This has been the case since the times of the Etruscans and Romans, and subsequently of the Sienese in the 15th century, who appreciated this place as a safe starting point for their ships. Today it is the ideal place for any nautical activity: the regular, strong and continuous wind makes it particularly suitable for sailing and windsurfing. A native of Talamone was Bartolomeo Peretti (d.1543), admiral of Pope Paul III Farnese, who here made a base for his naval battles in defense of the coastal territory from the incursions of the ferocious corsair Khair ad Din, a cruel Ottoman admiral, who kidnapped along the coast the graceful Margherita de 'Marsili of la Bella Marsilia.

After a short journey (approx. 4 km), you reach the inhabited area of ​​Talamone: the old town is enclosed within the walls, dominated by the square Rocca. Around and to the north, towards the hill, leaning against it and sloping down to the port, the new buildings surround the large number of moored boats which, slightly, sway and propagate the clink of the halyards against the masts in the air. It is advisable to take a walk along the walls inside the old town: views and glimpses of the coves and cliffs follow one another until you reach the belvedere near the lighthouse.

From here it is possible to appreciate a stupendous panorama that in the clear days of the north wind allows you to wander, embracing with your gaze from left to right, the Argentario promontory, the Argentarola island, the Giglio island and in front of you, on clearer days and more easily at sunset, the profile of the island of Montecristo and even the mountains above Bastia of far away Corsica.

Scrolling further to the right you can see two islets, one of which has a lighthouse, called Formiche di Grosseto, and even further, in succession, the Island of Elba, the coast of Punta Ala, of Castiglione della Pescaia: one hundred and eighty degrees absolutely unique and unforgettable, especially at sunset. At the top of the town stands the austere Rocca, built in the fifteenth century by the Sienese Republic on a project by the architect Lorenzo Di Pietro known as il Vecchietta (1412 - 1480).

Externally without openings, the building shows inside a valuable and simple architecture with a central courtyard, rooms obtained in the towers and various connecting corridors. Already almost completely restored, it will be used as an exhibition center dedicated to the historical - naturalistic aspects of the area. Descending into the village, you will pass into Piazza Garibaldi, so named because General Garibaldi landed here in search of armaments, who stayed there in 1860 during the expedition of the Thousand, as a plaque placed on the walls of a house recalls.

Then we arrive in Piazza IV Novembre, a small and silent sitting room where you can stop for a moment of relaxation, but also a splendid terrace overlooking the underlying harbor, which dominates from the top of the walls. In addition to the walk, along the piers and up to the head of the large breakwater, at the root of which the remains of the ancient Sienese port are clearly visible, it is advisable to make the excursion inside the Maremma Natural Park.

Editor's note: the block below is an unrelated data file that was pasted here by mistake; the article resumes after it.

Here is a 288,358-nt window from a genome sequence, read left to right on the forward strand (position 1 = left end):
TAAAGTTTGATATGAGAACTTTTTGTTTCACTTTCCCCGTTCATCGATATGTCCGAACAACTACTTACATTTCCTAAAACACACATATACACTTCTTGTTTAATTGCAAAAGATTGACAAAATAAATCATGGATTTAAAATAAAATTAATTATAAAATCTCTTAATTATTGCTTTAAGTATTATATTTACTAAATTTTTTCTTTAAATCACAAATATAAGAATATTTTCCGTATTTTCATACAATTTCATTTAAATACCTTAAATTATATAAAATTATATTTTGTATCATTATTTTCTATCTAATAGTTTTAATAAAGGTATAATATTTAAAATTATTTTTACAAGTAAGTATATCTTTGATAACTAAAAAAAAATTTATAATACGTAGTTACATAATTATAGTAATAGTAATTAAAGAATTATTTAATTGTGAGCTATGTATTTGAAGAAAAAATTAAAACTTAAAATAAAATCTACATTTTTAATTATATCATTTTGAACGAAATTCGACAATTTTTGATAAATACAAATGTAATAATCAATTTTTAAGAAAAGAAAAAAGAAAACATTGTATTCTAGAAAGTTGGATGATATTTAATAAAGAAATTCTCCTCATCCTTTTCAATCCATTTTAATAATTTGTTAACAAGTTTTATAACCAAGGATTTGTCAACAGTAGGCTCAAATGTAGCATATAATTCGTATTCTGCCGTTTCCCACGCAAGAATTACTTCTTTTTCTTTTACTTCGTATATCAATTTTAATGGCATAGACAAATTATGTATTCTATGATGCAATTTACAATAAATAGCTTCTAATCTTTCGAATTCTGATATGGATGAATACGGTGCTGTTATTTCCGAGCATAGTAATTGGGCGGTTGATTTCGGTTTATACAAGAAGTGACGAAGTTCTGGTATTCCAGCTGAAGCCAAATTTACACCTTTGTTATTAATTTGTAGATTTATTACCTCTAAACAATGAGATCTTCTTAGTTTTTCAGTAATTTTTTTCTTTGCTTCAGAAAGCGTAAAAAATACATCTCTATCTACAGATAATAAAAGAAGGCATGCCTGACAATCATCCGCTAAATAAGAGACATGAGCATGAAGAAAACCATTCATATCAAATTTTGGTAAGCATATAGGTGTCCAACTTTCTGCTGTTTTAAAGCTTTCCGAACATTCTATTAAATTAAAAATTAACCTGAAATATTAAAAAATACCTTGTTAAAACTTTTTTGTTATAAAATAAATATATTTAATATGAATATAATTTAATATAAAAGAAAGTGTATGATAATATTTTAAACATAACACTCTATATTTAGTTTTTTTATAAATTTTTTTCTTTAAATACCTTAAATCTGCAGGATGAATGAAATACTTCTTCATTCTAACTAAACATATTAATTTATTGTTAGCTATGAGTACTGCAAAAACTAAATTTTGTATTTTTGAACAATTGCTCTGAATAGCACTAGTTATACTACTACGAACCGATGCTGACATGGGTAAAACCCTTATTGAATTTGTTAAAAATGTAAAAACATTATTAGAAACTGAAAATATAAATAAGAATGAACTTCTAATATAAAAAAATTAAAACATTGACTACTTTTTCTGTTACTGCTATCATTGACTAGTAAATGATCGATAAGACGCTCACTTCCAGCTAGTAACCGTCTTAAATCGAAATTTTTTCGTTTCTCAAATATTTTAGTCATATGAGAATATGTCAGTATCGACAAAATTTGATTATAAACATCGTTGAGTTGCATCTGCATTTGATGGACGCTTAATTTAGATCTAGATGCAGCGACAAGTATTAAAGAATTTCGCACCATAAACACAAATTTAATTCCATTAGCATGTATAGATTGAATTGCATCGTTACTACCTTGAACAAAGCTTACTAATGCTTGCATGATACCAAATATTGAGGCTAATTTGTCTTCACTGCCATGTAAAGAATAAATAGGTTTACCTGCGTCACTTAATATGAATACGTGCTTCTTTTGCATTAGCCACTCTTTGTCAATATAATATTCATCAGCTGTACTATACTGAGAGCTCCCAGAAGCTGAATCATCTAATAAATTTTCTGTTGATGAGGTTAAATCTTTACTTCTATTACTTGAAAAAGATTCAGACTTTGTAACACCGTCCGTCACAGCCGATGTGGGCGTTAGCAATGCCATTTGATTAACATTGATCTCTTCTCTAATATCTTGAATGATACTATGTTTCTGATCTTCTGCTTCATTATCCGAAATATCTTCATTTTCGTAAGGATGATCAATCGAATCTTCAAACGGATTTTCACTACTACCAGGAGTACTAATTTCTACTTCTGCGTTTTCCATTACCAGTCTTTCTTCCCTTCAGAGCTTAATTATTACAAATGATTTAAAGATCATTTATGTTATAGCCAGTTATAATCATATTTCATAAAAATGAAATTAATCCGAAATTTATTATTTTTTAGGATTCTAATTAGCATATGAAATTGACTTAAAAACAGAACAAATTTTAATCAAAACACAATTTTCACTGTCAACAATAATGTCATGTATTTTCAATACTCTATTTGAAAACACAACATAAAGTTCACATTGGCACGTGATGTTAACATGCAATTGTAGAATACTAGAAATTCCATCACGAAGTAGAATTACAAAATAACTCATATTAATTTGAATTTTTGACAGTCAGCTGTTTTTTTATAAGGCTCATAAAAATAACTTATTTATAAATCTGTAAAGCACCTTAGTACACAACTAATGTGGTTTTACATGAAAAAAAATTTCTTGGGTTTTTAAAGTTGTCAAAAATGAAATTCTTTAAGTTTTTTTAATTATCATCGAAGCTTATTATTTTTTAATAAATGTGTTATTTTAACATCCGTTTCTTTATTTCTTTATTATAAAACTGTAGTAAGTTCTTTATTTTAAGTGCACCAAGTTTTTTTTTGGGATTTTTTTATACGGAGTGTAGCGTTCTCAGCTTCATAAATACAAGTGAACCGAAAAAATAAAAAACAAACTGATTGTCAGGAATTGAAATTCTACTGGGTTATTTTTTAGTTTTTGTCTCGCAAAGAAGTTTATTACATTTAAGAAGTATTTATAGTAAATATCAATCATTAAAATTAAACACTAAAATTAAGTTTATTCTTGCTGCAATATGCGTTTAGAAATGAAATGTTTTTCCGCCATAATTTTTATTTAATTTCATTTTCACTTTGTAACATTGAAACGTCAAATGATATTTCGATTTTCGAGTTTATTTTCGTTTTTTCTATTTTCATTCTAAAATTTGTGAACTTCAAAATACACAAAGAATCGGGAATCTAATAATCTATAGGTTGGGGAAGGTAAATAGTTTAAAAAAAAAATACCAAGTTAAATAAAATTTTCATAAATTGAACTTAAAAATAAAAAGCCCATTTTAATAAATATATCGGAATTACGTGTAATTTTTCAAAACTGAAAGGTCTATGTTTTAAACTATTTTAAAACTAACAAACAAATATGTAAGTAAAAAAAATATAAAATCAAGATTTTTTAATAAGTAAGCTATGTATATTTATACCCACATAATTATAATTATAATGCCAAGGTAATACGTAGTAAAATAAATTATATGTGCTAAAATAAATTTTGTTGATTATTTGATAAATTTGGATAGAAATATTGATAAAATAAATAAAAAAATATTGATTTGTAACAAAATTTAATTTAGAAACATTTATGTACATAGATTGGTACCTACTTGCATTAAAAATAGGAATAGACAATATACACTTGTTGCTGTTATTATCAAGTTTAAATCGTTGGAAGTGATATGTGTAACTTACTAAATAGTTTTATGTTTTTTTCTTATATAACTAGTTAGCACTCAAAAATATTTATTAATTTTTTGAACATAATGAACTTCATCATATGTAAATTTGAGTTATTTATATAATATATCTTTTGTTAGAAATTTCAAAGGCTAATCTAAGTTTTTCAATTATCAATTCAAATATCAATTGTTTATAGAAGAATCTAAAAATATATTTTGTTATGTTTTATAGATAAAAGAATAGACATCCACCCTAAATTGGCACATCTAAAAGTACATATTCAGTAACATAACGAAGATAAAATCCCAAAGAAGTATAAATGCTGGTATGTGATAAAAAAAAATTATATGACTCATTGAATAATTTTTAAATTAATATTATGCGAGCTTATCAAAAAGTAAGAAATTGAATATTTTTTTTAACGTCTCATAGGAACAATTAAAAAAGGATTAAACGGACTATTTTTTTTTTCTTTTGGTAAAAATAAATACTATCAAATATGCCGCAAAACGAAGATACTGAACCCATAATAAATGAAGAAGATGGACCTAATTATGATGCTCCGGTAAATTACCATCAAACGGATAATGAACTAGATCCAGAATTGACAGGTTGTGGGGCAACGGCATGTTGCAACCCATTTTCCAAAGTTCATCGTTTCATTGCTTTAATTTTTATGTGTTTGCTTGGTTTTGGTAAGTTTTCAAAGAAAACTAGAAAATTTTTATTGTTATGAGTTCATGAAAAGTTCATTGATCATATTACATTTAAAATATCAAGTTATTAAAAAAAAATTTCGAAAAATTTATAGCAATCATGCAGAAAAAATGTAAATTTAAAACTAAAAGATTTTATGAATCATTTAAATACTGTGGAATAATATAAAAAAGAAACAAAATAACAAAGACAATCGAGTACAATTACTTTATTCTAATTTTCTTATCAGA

Two itineraries depart from Talamone, T1 and T2, which allow you to fully savor the somewhat wild nature of these places. From the port you go up the road towards the hill, at the top of which, after a short walk, there is a spectacular observation point overlooking the sea, which in ancient times was the site of a signaling and sighting system: the traffic light. From here it is possible to dominate the land and the sea with a single glance. Continuing, you can follow the T1 itinerary of the Park which rejoins with the other one until it brings you back to the entrance of the town: the tour allows you to enjoy, in the various seasons, the smells and colors of the Mediterranean scrub, here particularly thick, rich in oaks, holm oaks, pines, ornelli, scopigni and with rare examples of rovella. In addition to a remarkable variety of plants, it will be possible to come across wild rabbits, badgers, porcupines, wild boars, fallow deer and roe deer.

Don't forget to be quiet and keep the camera paused, ready for use. A more complete visit of the Maremma Park can be made by going to Alberese from where other interesting itineraries of the lowland areas start, kingdom of the cowboys and Maremma oxen with large and very long horns. Really not to be missed, strongly recommended, is the sea excursion along the jagged and suggestive coast. By sailing you will understand why the water here is so clean and transparent: the scrub literally drops down to the water, even throwing itself into the sea, and no settlement is present along miles and miles of coastline.